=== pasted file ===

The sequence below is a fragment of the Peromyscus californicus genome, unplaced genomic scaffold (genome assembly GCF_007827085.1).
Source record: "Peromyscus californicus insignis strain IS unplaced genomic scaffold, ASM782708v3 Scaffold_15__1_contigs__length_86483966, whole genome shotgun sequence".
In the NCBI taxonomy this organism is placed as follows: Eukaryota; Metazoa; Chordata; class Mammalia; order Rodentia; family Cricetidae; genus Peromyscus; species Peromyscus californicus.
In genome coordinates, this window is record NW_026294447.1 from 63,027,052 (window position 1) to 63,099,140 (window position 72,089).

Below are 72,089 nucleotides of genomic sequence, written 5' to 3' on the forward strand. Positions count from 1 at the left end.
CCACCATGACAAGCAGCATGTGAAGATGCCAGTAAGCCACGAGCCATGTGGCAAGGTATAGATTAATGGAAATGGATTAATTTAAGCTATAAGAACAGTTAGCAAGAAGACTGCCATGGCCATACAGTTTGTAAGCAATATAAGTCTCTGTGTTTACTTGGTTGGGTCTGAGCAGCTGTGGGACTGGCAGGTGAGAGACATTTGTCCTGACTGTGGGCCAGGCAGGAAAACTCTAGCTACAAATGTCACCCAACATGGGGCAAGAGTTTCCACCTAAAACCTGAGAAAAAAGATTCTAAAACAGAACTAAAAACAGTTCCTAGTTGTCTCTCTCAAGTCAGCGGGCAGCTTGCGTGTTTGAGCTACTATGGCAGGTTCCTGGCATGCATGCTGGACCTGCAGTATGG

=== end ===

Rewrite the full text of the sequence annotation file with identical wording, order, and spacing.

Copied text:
The sequence below is a fragment of the Peromyscus californicus genome, unplaced genomic scaffold (genome assembly GCF_007827085.1).
Source record: "Peromyscus californicus insignis strain IS unplaced genomic scaffold, ASM782708v3 Scaffold_15__1_contigs__length_86483966, whole genome shotgun sequence".
In the NCBI taxonomy this organism is placed as follows: Eukaryota; Metazoa; Chordata; class Mammalia; order Rodentia; family Cricetidae; genus Peromyscus; species Peromyscus californicus.
In genome coordinates, this window is record NW_026294447.1 from 63,027,052 (window position 1) to 63,099,140 (window position 72,089).

Below are 72,089 nucleotides of genomic sequence, written 5' to 3' on the forward strand. Positions count from 1 at the left end.
CCACCATGACAAGCAGCATGTGAAGATGCCAGTAAGCCACGAGCCATGTGGCAAGGTATAGATTAATGGAAATGGATTAATTTAAGCTATAAGAACAGTTAGCAAGAAGACTGCCATGGCCATACAGTTTGTAAGCAATATAAGTCTCTGTGTTTACTTGGTTGGGTCTGAGCAGCTGTGGGACTGGCAGGTGAGAGACATTTGTCCTGACTGTGGGCCAGGCAGGAAAACTCTAGCTACAAATGTCACCCAACATGGGGCAAGAGTTTCCACCTAAAACCTGAGAAAAAAGATTCTAAAACAGAACTAAAAACAGTTCCTAGTTGTCTCTCTCAAGTCAGCGGGCAGCTTGCGTGTTTGAGCTACTATGGCAGGTTCCTGGCATGCATGCTGGACCTGCAGTATGG